Council picks Stock Bridge

Officials vote to build $3 million community center west of downtown


— Steamboat Springs will have a new community center at the Stock Bridge Transit Center.

The Steamboat Springs City Council voted 5-1 to proceed with planning at the site, which is one of three sites the city studied. Towny Anderson was the dissenting vote. Councilman Loui Antonucci was not at the meeting.

The cost of building the center is estimated at $3 million; the council budgeted $1.5 million for the project.

The current community center will be torn down for the expansion of Bud Werner Mem--orial Library. The previous council promised a new center would be in place before the old one is razed.

The council has been facing a tight timeline because the library must spend a certain portion of its bond proceeds within 36 months of issuance.

The council's first choice was the George P. Sauer Human Services Center, which is owned by the Steamboat Springs School District. The School Board voted down sale or lease of the building last week.

The council on Tuesday quickly dismissed the third site that was studied, Mem--orial Park.

Councilman Steve Ivancie said he was concerned about traffic and other elements of the site, but also that it was a park. "I thought we had settled that issue," Ivancie said.

Council President Ken Bren--ner said he didn't think he was getting support to continue discussing the site. He said he thought it was worth at least some consideration because it would create a "campus effect" with the Steamboat Springs Health and Recreation Center and other facilities nearby. Brenner showed support of the site early in the search for a location.

During public comment, Ty Lockhart told the council that he was against use of the Stock Bridge site.

Lockhart said he originally thought the idea for the multi-modal center was silly, but in retrospect it was "somewhat a stroke of genius."

For that reason, he said, "It just makes sense to have this for parking."

The site should be reserved for parking because it's unlikely that council members will purchase more, Lockhart said. "It's very unsexy to buy a parking lot," he said.

He didn't want the council to hurry through the decision-making process.

"Don't let the urgency of the moment distract you from the long-term goals of the city," Lockhart said.

The majority of the people who spoke, however, favored the Stock Bridge location.

Barbara Bronner of the Routt County Council on Aging said that seniors, who are the primary users of the community center, supported the Stock Bridge option. They also hoped they wouldn't be the only users of the new center, she said.

"We're hoping that this will be a building for the whole community," she said.

Paul Hughes, the former city manager, said a community center would be a fitting addition to the area. "This is exactly the right site for a community center," Hughes said.

Hughes also said the center should be expanded to make it more attractive to residents. Every resident should use it at least once a year, he said. He said an area for teenagers should be built in the first phase.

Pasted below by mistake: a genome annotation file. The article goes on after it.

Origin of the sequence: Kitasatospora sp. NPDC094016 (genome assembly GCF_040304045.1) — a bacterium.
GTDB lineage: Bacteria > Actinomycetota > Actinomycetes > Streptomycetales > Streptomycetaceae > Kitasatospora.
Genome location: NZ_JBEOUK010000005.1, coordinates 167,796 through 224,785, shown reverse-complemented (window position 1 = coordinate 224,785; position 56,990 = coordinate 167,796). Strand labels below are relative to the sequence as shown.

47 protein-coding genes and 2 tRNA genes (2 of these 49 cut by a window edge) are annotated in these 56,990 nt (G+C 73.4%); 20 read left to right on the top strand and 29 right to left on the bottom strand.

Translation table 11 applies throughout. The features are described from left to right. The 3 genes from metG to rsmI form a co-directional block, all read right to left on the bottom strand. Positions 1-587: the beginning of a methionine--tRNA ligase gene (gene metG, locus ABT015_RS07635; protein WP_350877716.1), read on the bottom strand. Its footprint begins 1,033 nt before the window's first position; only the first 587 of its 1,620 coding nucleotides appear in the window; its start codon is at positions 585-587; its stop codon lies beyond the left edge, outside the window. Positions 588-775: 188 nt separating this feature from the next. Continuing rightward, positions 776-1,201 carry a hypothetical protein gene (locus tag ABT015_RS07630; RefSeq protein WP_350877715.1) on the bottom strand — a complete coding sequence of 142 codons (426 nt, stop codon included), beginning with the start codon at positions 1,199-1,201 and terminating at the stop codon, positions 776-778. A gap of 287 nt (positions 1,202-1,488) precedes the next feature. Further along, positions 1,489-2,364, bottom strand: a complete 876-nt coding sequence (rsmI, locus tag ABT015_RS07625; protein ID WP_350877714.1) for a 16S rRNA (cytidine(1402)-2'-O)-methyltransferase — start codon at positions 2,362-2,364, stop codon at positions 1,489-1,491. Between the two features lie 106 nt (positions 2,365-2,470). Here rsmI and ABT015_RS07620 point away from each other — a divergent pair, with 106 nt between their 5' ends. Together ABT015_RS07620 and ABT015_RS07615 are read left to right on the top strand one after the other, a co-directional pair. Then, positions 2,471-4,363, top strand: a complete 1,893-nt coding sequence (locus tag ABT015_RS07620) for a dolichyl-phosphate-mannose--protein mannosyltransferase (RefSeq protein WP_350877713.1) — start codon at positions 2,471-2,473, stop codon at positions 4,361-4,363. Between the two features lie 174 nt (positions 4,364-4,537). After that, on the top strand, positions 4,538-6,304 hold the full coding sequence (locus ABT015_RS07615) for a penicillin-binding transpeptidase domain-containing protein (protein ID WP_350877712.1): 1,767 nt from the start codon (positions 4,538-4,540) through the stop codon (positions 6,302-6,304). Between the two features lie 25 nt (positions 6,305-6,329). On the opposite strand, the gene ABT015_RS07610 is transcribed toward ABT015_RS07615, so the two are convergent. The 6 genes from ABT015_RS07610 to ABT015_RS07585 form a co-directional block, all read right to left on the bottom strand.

After public comment, council member Paul Strong moved to proceed with the Stock Bridge site. Strong said he supported the site in part because of the timeline.

However, Strong said, he was disappointed that it took the council so long to get to the point of selecting the site. A committee recommended the site six months ago, he said.

Ivancie said he liked the Stock Bridge location. "I think this is an ideal site because I see it as it's probably going to be the center of town in the near future," he said.

Council member Kevin Kam--inski said he supported the site, but he was concerned about the cost. He said that a smaller building might save money and allow for more parking.

Council member Susan Dell--inger said the teen center should be part of the building. Dellinger also said she was concerned about whether the center would be completed in time and how the council would pay for it.

"I don't know where we're coming up with this other million and a half. I'd like to know that," she said. She suggested that the council ask the library district board for assistance.

Anderson, the dissenting vote, said that he saw that the council was part of a series of actions that led to a situation that was "not a good place."

"We're rushing into this," Anderson said.

Anderson said he was concerned about the cost of the center.

"Where are we going to get the rest of this money?" he asked. "I can't support the direction that we're going."

Brenner said he was faced with a tough choice.

"This would appear to be the most logical alternative that we have left," he said.

The community center should have facilities for children and teens, he said. But if they expand the site, he said, it could cost $4.5 million. The council will have to explore new methods of financing, he said.

Ivancie suggested that the council ask the community for donations. For example, he said, a landscaping company could donate its services.

During discussion on the motion, the council decided to discuss the size, contents and cost of the building at a later date, which was not set.

"I don't want to design the building tonight," Strong said.


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